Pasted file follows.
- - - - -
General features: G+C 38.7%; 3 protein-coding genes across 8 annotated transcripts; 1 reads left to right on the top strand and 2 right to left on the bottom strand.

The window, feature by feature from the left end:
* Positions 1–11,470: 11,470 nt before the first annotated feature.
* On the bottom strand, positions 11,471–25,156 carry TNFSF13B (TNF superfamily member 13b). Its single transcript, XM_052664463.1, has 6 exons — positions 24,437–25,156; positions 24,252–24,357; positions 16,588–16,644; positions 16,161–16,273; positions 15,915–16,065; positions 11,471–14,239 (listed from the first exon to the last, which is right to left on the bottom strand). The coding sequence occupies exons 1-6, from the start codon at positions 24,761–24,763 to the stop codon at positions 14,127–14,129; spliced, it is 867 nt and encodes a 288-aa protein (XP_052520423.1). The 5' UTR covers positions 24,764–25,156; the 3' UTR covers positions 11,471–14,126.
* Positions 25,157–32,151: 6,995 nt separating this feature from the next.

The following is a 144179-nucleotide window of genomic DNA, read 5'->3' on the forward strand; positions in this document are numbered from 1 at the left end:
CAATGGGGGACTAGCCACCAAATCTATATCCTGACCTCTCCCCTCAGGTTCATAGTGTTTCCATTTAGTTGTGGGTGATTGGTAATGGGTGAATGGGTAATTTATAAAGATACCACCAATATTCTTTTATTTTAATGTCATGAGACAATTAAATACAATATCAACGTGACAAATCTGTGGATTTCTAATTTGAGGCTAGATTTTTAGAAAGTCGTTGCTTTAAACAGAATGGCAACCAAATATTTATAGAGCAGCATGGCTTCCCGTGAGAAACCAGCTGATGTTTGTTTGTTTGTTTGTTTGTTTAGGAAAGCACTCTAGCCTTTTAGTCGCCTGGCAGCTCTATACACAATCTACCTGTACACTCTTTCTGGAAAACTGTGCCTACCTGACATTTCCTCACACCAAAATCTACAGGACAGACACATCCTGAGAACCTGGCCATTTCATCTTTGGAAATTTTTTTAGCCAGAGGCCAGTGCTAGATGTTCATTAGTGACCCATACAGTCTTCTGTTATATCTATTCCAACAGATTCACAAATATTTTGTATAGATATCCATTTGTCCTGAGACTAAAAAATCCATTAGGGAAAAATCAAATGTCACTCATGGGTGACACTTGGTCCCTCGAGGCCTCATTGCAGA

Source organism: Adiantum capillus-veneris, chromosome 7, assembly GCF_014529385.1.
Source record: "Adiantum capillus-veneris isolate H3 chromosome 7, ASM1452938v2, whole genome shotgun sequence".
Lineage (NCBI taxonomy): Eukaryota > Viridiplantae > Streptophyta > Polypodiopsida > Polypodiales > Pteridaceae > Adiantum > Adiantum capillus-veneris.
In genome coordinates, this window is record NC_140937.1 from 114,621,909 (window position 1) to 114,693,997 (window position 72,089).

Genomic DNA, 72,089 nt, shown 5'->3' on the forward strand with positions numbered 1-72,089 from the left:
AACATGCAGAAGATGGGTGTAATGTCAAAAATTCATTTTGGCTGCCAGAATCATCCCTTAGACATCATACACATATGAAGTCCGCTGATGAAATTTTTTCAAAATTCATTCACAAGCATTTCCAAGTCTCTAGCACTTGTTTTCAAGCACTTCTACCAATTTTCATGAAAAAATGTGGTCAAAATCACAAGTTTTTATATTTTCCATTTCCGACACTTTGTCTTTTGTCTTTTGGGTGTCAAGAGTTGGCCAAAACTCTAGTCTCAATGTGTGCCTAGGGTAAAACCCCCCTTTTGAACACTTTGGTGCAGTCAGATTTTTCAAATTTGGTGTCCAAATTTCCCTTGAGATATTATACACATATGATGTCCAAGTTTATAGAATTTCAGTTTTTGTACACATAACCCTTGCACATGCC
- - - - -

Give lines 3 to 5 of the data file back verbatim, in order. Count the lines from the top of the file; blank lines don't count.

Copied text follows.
* Positions 1–11,470: 11,470 nt before the first annotated feature.
* On the bottom strand, positions 11,471–25,156 carry TNFSF13B (TNF superfamily member 13b). Its single transcript, XM_052664463.1, has 6 exons — positions 24,437–25,156; positions 24,252–24,357; positions 16,588–16,644; positions 16,161–16,273; positions 15,915–16,065; positions 11,471–14,239 (listed from the first exon to the last, which is right to left on the bottom strand). The coding sequence occupies exons 1-6, from the start codon at positions 24,761–24,763 to the stop codon at positions 14,127–14,129; spliced, it is 867 nt and encodes a 288-aa protein (XP_052520423.1). The 5' UTR covers positions 24,764–25,156; the 3' UTR covers positions 11,471–14,126.
* Positions 25,157–32,151: 6,995 nt separating this feature from the next.